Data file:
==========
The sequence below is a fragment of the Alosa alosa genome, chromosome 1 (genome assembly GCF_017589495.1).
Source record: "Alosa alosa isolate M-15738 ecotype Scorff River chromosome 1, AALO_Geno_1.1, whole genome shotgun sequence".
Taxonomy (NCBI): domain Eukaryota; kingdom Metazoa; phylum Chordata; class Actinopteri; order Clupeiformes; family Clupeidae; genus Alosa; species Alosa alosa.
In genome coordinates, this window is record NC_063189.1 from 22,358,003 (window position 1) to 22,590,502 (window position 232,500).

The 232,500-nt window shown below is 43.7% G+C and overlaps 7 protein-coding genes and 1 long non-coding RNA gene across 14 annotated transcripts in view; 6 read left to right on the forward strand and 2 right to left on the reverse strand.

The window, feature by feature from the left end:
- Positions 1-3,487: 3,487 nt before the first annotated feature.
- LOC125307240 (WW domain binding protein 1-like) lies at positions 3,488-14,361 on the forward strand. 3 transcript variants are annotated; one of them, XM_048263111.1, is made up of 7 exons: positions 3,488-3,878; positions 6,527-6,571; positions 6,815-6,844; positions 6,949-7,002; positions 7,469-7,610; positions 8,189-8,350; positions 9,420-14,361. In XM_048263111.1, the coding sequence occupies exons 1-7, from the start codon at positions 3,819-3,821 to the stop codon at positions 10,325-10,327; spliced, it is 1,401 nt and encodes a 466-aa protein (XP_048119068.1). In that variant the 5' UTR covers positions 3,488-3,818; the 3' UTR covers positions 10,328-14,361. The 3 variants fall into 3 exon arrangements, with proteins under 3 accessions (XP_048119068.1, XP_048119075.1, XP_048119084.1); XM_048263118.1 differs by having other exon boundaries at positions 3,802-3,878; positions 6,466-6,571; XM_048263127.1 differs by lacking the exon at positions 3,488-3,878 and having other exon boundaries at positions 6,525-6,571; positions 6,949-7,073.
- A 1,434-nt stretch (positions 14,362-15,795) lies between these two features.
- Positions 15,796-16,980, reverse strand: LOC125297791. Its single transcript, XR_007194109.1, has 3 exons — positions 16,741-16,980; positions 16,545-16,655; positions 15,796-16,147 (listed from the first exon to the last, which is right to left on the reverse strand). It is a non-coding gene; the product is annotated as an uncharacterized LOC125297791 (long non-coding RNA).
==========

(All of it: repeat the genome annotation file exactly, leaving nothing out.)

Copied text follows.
The sequence below is a fragment of the Alosa alosa genome, chromosome 1 (genome assembly GCF_017589495.1).
Source record: "Alosa alosa isolate M-15738 ecotype Scorff River chromosome 1, AALO_Geno_1.1, whole genome shotgun sequence".
Taxonomy (NCBI): domain Eukaryota; kingdom Metazoa; phylum Chordata; class Actinopteri; order Clupeiformes; family Clupeidae; genus Alosa; species Alosa alosa.
In genome coordinates, this window is record NC_063189.1 from 22,358,003 (window position 1) to 22,590,502 (window position 232,500).

The 232,500-nt window shown below is 43.7% G+C and overlaps 7 protein-coding genes and 1 long non-coding RNA gene across 14 annotated transcripts in view; 6 read left to right on the forward strand and 2 right to left on the reverse strand.

The window, feature by feature from the left end:
- Positions 1-3,487: 3,487 nt before the first annotated feature.
- LOC125307240 (WW domain binding protein 1-like) lies at positions 3,488-14,361 on the forward strand. 3 transcript variants are annotated; one of them, XM_048263111.1, is made up of 7 exons: positions 3,488-3,878; positions 6,527-6,571; positions 6,815-6,844; positions 6,949-7,002; positions 7,469-7,610; positions 8,189-8,350; positions 9,420-14,361. In XM_048263111.1, the coding sequence occupies exons 1-7, from the start codon at positions 3,819-3,821 to the stop codon at positions 10,325-10,327; spliced, it is 1,401 nt and encodes a 466-aa protein (XP_048119068.1). In that variant the 5' UTR covers positions 3,488-3,818; the 3' UTR covers positions 10,328-14,361. The 3 variants fall into 3 exon arrangements, with proteins under 3 accessions (XP_048119068.1, XP_048119075.1, XP_048119084.1); XM_048263118.1 differs by having other exon boundaries at positions 3,802-3,878; positions 6,466-6,571; XM_048263127.1 differs by lacking the exon at positions 3,488-3,878 and having other exon boundaries at positions 6,525-6,571; positions 6,949-7,073.
- A 1,434-nt stretch (positions 14,362-15,795) lies between these two features.
- Positions 15,796-16,980, reverse strand: LOC125297791. Its single transcript, XR_007194109.1, has 3 exons — positions 16,741-16,980; positions 16,545-16,655; positions 15,796-16,147 (listed from the first exon to the last, which is right to left on the reverse strand). It is a non-coding gene; the product is annotated as an uncharacterized LOC125297791 (long non-coding RNA).